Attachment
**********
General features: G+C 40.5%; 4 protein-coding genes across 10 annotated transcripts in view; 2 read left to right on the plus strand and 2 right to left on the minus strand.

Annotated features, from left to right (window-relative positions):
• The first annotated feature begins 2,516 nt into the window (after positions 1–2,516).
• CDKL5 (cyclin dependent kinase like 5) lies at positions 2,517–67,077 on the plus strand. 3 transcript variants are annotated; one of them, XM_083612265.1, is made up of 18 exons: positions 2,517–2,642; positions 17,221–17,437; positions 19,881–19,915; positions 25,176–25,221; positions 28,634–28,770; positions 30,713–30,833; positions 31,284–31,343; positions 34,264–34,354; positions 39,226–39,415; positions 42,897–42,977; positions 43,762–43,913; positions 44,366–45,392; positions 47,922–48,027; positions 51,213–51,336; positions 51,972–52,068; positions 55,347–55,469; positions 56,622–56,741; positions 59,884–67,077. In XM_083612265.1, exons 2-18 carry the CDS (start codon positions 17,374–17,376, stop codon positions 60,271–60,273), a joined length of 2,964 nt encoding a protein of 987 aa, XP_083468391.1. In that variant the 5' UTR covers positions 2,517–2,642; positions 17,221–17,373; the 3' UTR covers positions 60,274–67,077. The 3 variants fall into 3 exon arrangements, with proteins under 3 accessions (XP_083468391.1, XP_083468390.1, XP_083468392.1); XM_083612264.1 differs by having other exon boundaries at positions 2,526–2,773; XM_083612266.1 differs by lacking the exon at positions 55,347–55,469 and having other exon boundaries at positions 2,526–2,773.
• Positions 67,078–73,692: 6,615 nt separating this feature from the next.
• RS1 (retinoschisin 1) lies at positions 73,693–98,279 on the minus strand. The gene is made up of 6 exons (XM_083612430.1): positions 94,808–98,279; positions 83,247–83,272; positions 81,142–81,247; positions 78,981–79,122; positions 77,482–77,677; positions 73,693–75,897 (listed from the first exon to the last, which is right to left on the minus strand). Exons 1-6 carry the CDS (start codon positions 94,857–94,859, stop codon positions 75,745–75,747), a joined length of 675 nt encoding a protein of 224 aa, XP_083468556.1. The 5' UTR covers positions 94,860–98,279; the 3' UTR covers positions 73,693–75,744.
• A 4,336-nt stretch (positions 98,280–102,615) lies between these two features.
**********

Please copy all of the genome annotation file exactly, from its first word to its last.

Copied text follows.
General features: G+C 40.5%; 4 protein-coding genes across 10 annotated transcripts in view; 2 read left to right on the plus strand and 2 right to left on the minus strand.

Annotated features, from left to right (window-relative positions):
• The first annotated feature begins 2,516 nt into the window (after positions 1–2,516).
• CDKL5 (cyclin dependent kinase like 5) lies at positions 2,517–67,077 on the plus strand. 3 transcript variants are annotated; one of them, XM_083612265.1, is made up of 18 exons: positions 2,517–2,642; positions 17,221–17,437; positions 19,881–19,915; positions 25,176–25,221; positions 28,634–28,770; positions 30,713–30,833; positions 31,284–31,343; positions 34,264–34,354; positions 39,226–39,415; positions 42,897–42,977; positions 43,762–43,913; positions 44,366–45,392; positions 47,922–48,027; positions 51,213–51,336; positions 51,972–52,068; positions 55,347–55,469; positions 56,622–56,741; positions 59,884–67,077. In XM_083612265.1, exons 2-18 carry the CDS (start codon positions 17,374–17,376, stop codon positions 60,271–60,273), a joined length of 2,964 nt encoding a protein of 987 aa, XP_083468391.1. In that variant the 5' UTR covers positions 2,517–2,642; positions 17,221–17,373; the 3' UTR covers positions 60,274–67,077. The 3 variants fall into 3 exon arrangements, with proteins under 3 accessions (XP_083468391.1, XP_083468390.1, XP_083468392.1); XM_083612264.1 differs by having other exon boundaries at positions 2,526–2,773; XM_083612266.1 differs by lacking the exon at positions 55,347–55,469 and having other exon boundaries at positions 2,526–2,773.
• Positions 67,078–73,692: 6,615 nt separating this feature from the next.
• RS1 (retinoschisin 1) lies at positions 73,693–98,279 on the minus strand. The gene is made up of 6 exons (XM_083612430.1): positions 94,808–98,279; positions 83,247–83,272; positions 81,142–81,247; positions 78,981–79,122; positions 77,482–77,677; positions 73,693–75,897 (listed from the first exon to the last, which is right to left on the minus strand). Exons 1-6 carry the CDS (start codon positions 94,857–94,859, stop codon positions 75,745–75,747), a joined length of 675 nt encoding a protein of 224 aa, XP_083468556.1. The 5' UTR covers positions 94,860–98,279; the 3' UTR covers positions 73,693–75,744.
• A 4,336-nt stretch (positions 98,280–102,615) lies between these two features.